Hiring at volume will help you as you start out on your business growth journey. But hiring the wrong people can be fundamentally damaging to your business. That’s why you want to get it right the first time (with the proper support).
Now we’ve explored how to hire the very best candidates for your business. But, how will you attract them in the first place?
A question organisations should ask themselves is ‘why should candidates choose this company over another?’ To answer this, you need to understand what employees are looking for.
The great resignation of 2021, when four million employees handed in their notice, left employers questioning their employee value proposition. And rightly so, if you want to continue attracting and retaining these candidates, you must offer something valuable. We may or may not be heading towards a recession; either way, the candidate market is still hot, and you need to be prepared if you want to hire the best talent.
But, what can you offer?
At Payhawk, we’re strongly committed to supporting and empowering employees when it comes to their career development. To apply for a new position in-house, we’ve set stringent markers — they must have been working with us for nine months, and they need to have achieved 75%+ of their quota for the last three months.
This structure keeps employees focused on career development, always pushing for the best possible outcome — 50% of job roles are filled through internal promotions where applicable because we place value on each employee.
To get the best out of any team, it’s important to set clear expectations. Layout what you want them to achieve in three and six months. Keep the business growing and moving forward and continually challenge staff members.
Being underpaid isn’t the best feeling, and trying to entice new starters with a severely devalued salary just won’t cut it. To hire the top 1% talent, you need to pay for it. And that means consistent salary benchmarking has to be done because 51% of employees believe they’re underpaid, so you need to stay firmly in the 49% category.
Employees fundamentally want to work for good companies, so it’s without question that you should be doing everything you can to make your company a better place to work.
Employee success is directly related to business success — that much is clear. But what might be slightly ambiguous is how you can set them up for success in the first place.
Firstly, transparency is crucial to maintaining a healthy culture in a sales organisation. Making decisions behind closed doors leads to distrust and a lack of focus. Everyone needs to understand what good looks like and what happens to underperformers — clear expectations are the minimum.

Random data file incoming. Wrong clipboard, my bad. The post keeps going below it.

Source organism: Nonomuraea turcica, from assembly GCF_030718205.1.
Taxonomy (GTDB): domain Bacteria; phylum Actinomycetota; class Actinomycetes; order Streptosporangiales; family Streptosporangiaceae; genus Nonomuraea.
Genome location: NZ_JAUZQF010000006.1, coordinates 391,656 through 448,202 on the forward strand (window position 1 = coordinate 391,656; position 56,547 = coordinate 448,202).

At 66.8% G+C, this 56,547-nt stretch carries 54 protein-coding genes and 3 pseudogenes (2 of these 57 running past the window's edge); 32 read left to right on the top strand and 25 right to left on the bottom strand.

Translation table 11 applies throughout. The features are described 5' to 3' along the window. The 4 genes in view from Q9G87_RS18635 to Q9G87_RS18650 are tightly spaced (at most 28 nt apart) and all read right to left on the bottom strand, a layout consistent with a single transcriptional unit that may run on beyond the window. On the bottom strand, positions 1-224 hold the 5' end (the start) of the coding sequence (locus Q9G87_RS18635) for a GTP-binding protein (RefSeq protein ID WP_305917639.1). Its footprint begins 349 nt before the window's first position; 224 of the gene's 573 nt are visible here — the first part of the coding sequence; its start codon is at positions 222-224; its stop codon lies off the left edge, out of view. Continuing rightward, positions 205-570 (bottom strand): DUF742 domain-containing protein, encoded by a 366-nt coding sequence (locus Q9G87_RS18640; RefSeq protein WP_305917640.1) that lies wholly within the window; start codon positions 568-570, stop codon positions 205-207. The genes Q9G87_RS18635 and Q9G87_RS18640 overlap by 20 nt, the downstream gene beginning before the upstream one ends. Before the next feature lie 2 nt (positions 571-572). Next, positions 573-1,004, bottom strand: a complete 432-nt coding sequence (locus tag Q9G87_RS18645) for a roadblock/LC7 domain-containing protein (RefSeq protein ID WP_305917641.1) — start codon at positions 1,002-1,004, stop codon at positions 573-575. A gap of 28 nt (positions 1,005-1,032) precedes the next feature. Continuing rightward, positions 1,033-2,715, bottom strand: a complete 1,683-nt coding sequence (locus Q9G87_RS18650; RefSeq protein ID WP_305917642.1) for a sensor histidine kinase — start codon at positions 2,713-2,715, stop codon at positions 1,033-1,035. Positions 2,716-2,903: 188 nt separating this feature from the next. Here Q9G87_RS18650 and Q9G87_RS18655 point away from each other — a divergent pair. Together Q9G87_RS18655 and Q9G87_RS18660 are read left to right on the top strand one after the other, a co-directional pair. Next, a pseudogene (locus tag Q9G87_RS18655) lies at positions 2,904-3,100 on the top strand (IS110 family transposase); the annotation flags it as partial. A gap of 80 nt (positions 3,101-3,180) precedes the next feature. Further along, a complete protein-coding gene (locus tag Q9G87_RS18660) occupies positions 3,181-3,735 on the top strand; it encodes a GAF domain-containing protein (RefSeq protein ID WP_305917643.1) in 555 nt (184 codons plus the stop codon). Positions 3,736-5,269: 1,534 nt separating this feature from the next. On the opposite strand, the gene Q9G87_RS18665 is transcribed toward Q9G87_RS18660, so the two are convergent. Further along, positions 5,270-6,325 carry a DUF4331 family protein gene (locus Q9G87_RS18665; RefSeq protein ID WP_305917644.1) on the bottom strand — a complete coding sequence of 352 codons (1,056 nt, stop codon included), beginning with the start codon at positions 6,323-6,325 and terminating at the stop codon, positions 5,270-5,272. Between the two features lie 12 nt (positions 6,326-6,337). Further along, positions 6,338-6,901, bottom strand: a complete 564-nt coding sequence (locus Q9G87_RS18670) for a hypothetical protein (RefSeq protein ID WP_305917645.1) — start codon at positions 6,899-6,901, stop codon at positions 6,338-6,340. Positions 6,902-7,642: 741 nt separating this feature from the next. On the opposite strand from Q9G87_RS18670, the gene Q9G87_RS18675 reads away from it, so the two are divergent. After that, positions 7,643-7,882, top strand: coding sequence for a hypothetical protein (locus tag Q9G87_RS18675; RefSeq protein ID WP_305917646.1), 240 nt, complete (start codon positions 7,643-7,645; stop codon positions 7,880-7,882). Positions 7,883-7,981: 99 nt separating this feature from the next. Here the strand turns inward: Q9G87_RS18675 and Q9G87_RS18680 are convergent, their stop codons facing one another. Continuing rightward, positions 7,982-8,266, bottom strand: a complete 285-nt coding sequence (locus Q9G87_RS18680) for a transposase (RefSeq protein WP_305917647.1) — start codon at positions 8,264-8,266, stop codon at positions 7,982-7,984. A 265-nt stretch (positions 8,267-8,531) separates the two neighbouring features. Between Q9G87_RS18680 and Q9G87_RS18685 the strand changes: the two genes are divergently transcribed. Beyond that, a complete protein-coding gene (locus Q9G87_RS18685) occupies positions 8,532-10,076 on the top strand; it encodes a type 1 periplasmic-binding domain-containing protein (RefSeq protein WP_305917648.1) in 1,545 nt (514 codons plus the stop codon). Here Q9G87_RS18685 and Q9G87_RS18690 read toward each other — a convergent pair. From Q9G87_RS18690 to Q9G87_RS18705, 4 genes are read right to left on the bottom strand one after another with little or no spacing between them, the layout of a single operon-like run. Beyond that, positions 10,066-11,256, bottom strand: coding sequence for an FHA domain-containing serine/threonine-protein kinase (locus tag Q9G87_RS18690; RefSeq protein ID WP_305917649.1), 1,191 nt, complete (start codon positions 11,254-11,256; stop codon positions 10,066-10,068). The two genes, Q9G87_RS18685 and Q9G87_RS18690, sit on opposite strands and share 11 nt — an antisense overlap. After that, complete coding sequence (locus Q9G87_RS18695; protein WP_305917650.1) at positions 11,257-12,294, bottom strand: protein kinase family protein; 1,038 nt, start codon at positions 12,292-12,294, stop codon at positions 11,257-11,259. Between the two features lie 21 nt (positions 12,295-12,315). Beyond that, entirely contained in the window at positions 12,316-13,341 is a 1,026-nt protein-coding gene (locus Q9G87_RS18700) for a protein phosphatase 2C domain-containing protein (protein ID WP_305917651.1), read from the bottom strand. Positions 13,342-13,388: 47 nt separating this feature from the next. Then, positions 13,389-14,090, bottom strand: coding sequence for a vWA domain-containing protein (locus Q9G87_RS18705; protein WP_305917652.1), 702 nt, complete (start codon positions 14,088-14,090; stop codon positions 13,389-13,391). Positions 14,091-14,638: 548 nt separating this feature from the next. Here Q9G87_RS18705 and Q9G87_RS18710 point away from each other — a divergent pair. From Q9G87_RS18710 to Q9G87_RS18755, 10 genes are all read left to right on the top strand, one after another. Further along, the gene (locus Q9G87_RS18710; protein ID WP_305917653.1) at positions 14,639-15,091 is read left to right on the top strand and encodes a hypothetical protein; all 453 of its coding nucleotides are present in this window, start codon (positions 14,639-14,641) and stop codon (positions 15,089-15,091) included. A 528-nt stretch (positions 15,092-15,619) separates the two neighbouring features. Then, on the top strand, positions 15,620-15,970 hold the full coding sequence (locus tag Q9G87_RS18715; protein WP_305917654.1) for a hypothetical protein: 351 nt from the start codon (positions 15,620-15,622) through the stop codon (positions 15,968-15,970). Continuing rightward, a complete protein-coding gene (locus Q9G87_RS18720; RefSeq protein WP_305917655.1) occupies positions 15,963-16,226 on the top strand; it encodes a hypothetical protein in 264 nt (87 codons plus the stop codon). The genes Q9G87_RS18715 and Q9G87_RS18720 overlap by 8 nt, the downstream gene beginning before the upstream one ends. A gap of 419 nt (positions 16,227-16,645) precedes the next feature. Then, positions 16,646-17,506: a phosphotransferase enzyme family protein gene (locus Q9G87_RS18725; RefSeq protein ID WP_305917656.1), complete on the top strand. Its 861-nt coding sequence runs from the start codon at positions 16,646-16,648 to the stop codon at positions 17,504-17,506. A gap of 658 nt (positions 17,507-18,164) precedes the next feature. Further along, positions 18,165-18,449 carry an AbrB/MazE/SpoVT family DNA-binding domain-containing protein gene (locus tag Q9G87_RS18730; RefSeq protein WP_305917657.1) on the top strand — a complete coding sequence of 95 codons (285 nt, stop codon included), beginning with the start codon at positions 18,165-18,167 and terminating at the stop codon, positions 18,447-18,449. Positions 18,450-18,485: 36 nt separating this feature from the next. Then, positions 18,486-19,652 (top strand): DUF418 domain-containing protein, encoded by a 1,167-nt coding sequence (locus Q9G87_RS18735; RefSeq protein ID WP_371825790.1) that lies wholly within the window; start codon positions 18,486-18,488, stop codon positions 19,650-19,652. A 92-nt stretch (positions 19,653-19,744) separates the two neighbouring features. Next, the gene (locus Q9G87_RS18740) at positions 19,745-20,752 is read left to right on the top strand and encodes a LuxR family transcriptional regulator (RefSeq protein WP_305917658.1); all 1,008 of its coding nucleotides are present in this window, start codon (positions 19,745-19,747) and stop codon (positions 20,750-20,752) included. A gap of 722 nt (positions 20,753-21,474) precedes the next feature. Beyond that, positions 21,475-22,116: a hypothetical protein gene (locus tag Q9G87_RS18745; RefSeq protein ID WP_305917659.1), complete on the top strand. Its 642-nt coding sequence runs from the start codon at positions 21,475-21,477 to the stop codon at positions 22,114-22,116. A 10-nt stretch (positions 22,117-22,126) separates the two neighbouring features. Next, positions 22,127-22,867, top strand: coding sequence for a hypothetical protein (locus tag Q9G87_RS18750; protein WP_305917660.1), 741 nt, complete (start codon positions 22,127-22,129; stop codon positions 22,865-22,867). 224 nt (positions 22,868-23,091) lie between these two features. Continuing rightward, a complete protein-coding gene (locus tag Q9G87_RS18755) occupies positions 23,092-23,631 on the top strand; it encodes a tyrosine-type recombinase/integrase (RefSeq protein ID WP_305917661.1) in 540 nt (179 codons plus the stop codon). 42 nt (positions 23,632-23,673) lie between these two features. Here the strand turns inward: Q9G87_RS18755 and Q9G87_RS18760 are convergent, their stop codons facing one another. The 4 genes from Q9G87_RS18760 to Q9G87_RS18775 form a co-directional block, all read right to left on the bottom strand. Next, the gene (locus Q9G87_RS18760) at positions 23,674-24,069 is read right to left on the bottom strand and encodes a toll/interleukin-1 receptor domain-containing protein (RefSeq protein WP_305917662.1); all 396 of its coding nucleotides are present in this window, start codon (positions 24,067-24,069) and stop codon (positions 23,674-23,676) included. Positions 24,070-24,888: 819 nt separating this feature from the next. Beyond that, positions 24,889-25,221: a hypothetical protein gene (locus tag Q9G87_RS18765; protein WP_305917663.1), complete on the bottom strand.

What else can your organisation do to set employees up for success?
Whatever role we’re recruiting for at Payhawk, the candidate receives a call from the Head of Sales, me, or the CEO to welcome them personally into the company. Everyone is integral to the success of the business, regardless of their position.
In fact, the junior positions are some of the most important roles to recruit for. You bring them in with a view to nurture and support their career development so that in five to seven years, they’re still working with you.
We want our business development representatives (BDRs) to turn into future account executives who will be responsible for the full sales cycle. If we invest in them from the very beginning, we’ll win big.
That’s why focusing on your employee experience is vital to succeed.
We’ve all heard of sales enablement, but leadership enablement is often overlooked in a growing business. In short, if you don’t help leaders become leaders, you’re missing an opportunity to set your business up for success.
Let’s say you have an amazing account executive, who hits or exceeds all their targets, so you promote them to a sales management position. Without teaching the account executive on how to become a good leader, they’re left directionless. They think they have to do what they did before as an exec, but that’s not the case. It’s a completely different role.
A management or leadership role is all about driving more output from the sales team. They can’t get the best out of their team without guidance, and it’s your job to do that.
You need to implement the right learning huddles, and the right enablement sessions, and you need your leaders to become better coaches. Help them lead and coach and you’ll be rewarded.
Now that you’ve read our two-part series on business growth strategies, hopefully, you feel like you can tackle your own growth challenges head-on when it comes to hiring and competing for top talent.
If you take anything away from this two part blog series, let it be:
Scaling up your business can be an exciting time, but it’s also a time to embrace transparency when it comes to your finances.
The Payhawk Editorial Team consists seasoned finance professionals boasting years of experience in spend management, digital transformation, and the finance profession. We're dedicated to delivering insightful content to empower your financial journey.